On face value, this would seem an easy distinction, but in truth, it can be complex. Firstly, we tend to differentiate sadness from depression in that sadness tends to be the result of a real loss of something of value. It can be a person, thing, opportunity, etc. Sadness tends not to get in the way of our functioning and as we adjust to the situation, the sadness tends to fade and go away, at least for the most part.
Depression tends to be a more severe sense of sadness. Depression may be tied to a current issue or loss and for some, it may be there despite what is going on presently in one’s life. Depression, unlike sadness may interfere with our functioning to greater or lessor extents. Indeed, it can be severe and incapacitating. Depression in the present may also be connected to distressing experiences of the past, even those beyond our current awareness. That relates to the impact of trauma and abuse.
The other thing about depression for some, is that it can be an emotional response tied to a current issue, but where the response seems disproportionate or greater than one would expect given the issue. Depression for some also may not be tied to any event, but truly a biological issue of the person. In these circumstances it is as if our emotions are betraying our reality.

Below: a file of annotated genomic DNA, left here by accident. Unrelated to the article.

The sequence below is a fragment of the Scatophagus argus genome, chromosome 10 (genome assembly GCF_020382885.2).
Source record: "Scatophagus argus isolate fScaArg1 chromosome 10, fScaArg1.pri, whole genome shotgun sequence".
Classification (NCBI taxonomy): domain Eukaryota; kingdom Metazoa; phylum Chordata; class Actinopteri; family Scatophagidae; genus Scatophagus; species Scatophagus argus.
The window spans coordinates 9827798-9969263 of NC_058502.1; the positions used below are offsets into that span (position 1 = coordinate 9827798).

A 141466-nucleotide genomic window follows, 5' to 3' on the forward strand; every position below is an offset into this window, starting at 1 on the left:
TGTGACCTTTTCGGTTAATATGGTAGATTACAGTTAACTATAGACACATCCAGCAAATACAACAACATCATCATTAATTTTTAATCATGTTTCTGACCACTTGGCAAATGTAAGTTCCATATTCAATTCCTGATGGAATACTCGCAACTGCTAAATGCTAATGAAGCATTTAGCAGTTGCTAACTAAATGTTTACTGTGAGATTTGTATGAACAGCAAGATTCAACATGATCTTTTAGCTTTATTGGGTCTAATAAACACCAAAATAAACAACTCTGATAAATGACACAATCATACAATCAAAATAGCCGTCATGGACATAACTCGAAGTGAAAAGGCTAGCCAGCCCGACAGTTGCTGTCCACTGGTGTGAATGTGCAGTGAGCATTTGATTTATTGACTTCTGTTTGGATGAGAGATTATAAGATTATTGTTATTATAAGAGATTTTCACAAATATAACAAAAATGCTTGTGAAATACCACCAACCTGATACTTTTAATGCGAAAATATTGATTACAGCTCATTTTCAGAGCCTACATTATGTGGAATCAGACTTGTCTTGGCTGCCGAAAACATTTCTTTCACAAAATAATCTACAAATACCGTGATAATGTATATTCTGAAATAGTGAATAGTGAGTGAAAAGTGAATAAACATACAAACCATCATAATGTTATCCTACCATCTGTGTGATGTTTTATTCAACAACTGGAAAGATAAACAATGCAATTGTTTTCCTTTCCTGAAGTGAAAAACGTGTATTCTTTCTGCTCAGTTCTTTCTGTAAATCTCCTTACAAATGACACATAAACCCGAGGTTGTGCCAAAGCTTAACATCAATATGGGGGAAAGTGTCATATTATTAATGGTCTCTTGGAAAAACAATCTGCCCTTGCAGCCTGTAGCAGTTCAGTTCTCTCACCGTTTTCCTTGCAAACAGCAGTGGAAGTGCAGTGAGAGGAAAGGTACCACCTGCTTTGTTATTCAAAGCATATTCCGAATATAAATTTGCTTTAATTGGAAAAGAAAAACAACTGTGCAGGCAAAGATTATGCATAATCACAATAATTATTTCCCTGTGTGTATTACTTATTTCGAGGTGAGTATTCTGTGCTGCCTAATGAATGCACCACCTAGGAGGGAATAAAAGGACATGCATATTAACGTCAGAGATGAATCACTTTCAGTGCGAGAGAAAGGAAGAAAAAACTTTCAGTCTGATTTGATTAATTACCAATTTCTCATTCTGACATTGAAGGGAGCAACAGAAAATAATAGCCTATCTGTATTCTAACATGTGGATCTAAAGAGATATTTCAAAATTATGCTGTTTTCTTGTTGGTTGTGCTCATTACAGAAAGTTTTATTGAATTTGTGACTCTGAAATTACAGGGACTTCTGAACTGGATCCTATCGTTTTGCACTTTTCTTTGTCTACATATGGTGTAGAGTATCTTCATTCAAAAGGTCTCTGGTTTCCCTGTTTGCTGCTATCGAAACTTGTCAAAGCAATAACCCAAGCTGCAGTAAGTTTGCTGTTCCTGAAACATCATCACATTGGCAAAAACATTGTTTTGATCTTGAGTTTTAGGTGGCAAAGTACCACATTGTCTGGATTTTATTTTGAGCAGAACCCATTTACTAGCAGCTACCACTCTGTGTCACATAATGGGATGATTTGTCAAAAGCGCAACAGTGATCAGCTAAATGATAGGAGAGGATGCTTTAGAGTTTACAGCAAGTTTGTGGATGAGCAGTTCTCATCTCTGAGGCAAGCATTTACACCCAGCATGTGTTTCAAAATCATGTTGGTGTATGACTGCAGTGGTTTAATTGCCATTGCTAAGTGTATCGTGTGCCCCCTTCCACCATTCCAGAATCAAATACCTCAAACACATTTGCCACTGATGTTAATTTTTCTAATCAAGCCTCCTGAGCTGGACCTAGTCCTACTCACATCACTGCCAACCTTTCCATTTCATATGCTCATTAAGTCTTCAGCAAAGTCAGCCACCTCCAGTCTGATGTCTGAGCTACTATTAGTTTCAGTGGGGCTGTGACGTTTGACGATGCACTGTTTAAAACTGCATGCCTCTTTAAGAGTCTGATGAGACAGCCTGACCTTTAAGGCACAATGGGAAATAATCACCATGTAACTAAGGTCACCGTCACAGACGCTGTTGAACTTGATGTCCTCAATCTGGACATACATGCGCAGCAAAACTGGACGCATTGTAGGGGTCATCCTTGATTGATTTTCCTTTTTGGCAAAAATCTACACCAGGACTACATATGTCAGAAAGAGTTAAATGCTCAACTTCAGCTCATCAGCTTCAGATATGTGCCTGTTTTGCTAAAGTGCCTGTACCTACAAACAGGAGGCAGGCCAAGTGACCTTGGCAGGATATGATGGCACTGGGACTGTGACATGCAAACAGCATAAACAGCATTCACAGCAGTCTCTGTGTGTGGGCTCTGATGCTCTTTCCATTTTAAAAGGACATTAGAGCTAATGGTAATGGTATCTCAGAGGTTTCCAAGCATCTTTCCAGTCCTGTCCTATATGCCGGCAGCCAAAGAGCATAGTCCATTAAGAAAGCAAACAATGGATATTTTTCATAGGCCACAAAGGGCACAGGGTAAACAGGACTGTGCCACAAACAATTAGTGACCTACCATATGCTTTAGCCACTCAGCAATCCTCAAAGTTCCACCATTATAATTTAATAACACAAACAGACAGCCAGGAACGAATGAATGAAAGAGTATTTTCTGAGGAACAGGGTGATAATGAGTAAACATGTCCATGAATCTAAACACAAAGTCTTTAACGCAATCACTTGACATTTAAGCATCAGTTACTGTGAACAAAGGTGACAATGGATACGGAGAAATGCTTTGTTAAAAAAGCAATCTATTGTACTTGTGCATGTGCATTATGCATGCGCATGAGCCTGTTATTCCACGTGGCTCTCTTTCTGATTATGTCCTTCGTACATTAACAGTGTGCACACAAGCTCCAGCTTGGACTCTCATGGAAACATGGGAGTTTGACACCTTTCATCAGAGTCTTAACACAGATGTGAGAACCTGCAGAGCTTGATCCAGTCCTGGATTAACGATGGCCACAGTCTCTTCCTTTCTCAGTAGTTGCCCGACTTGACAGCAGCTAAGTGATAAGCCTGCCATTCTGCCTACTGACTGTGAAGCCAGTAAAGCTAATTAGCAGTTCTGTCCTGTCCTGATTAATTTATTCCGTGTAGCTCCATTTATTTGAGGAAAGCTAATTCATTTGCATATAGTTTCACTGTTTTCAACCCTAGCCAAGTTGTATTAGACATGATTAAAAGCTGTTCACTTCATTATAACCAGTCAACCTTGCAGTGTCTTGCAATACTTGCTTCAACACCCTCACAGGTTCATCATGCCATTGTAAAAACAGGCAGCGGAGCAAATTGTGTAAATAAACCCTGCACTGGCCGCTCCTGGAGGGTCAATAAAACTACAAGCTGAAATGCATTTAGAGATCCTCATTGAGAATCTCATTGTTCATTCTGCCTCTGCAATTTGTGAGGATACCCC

Counseling and/or other forms of treatment depends on how we assess the underlying cause. For the one who experiences a reasonable sadness or a loss, where that sadness may persist, grief counseling may be of value. Therein we acknowledge and explore the meaning of the loss and where possible integrate that experience into our lives at times finding meaning for ourselves for the experience.
For depression, a more thorough examination of one’s situation, past and present as well as giving consideration to biological factors can aid in understanding what contributes to that mood.
Where trauma or abuse are identified, making sure the person is currently safe and then exploring the nature and effect of those circumstances can support management and recovery. Where depression persists, other therapies such as Cognitive Behavioral Therapy (CBT) and/or even medication can help a person better manage and cope.
To further differentiate, sadness tends to be a normal and transitory reaction to upsetting events. Therein the person can typically also still experience pleasure and joy. Depression tends to be a more pervasive feeling of dread that can undermine or impair feelings of pleasure and joy. Depression also tends to interfere with daily functions, be it sleep, eating or self-care. It can also cause irritability, causing the person to appear grumpy or frustrating to others.
Feeling out of sorts? Down?
It can be helpful to consult with a therapist to explore the nature and effect of those feelings. The therapist can ask a range of questions to help determine and differentiate between sadness and depression and suggest a course of action to manage.